‘Gender equity’may require rethinking
Well-intentioned rules may now be producing unintended results
So-called “gender equity” rules have been adopted in some places with the specified goal of getting rid of good old boy dominance in politics. Sometimes they backfire.
In Pennsylvania, two women who should have won election to the Democratic Party Central Committee in Philadelphia are being told “no dice.” They ran afoul of a gender-equity rule.
Judi Golding and Mariel Martin were among the top eight vote-getters in the primary election for central committee seats. According to popularity among voters, they should have won.
But the party has a rule requiring roughly equal representation between women and men on such committees. The idea years ago was to ensure that women, even if they did not receive as many votes as men, would get more committee seats.
This year, however, a substantial number of women ran in Philadelphia. Golding and Martin were among those garnering more votes than most of the men.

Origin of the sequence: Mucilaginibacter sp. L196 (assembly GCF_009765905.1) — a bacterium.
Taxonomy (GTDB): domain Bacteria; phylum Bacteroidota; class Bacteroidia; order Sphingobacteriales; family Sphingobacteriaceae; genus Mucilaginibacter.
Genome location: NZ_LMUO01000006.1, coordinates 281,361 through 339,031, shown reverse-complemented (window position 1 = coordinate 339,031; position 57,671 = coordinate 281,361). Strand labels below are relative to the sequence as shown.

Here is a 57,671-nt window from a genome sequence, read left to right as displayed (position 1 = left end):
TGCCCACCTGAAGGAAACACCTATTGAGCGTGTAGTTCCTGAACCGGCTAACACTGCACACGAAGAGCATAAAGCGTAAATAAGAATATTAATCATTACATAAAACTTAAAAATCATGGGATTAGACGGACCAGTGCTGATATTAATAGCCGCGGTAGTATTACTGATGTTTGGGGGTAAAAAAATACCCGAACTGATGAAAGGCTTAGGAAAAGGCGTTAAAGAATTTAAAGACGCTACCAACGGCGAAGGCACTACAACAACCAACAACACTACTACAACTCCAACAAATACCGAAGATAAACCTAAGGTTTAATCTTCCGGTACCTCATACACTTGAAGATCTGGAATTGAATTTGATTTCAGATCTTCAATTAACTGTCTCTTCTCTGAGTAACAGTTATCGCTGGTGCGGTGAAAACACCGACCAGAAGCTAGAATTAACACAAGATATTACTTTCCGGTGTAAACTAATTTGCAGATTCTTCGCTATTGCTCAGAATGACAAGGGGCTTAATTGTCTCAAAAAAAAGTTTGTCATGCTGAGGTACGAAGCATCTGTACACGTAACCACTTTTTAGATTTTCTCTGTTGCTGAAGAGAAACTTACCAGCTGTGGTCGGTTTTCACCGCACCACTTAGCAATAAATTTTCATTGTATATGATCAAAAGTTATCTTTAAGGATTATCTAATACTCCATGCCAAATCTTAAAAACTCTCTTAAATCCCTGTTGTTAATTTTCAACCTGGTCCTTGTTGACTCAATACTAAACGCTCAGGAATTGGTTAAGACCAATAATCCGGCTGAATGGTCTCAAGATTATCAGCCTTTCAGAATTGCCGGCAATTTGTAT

Unless something changes, two men will be seated on the central committee. Both women received at least a thousand votes more than the males.
Like so many rules meant to promote subgroups, whether they involve gender or race, this one has been counterproductive for Pennsylvania Democratic women.
Despite what some people would have us believe, most Americans cast their votes for those they believe are the best people for public or party service. Gender and race are immaterial — though yes, they were factors at one time.
Perhaps it is time for Pennsylvania Democrats — and others with similar rules — to rethink whether they are necessary.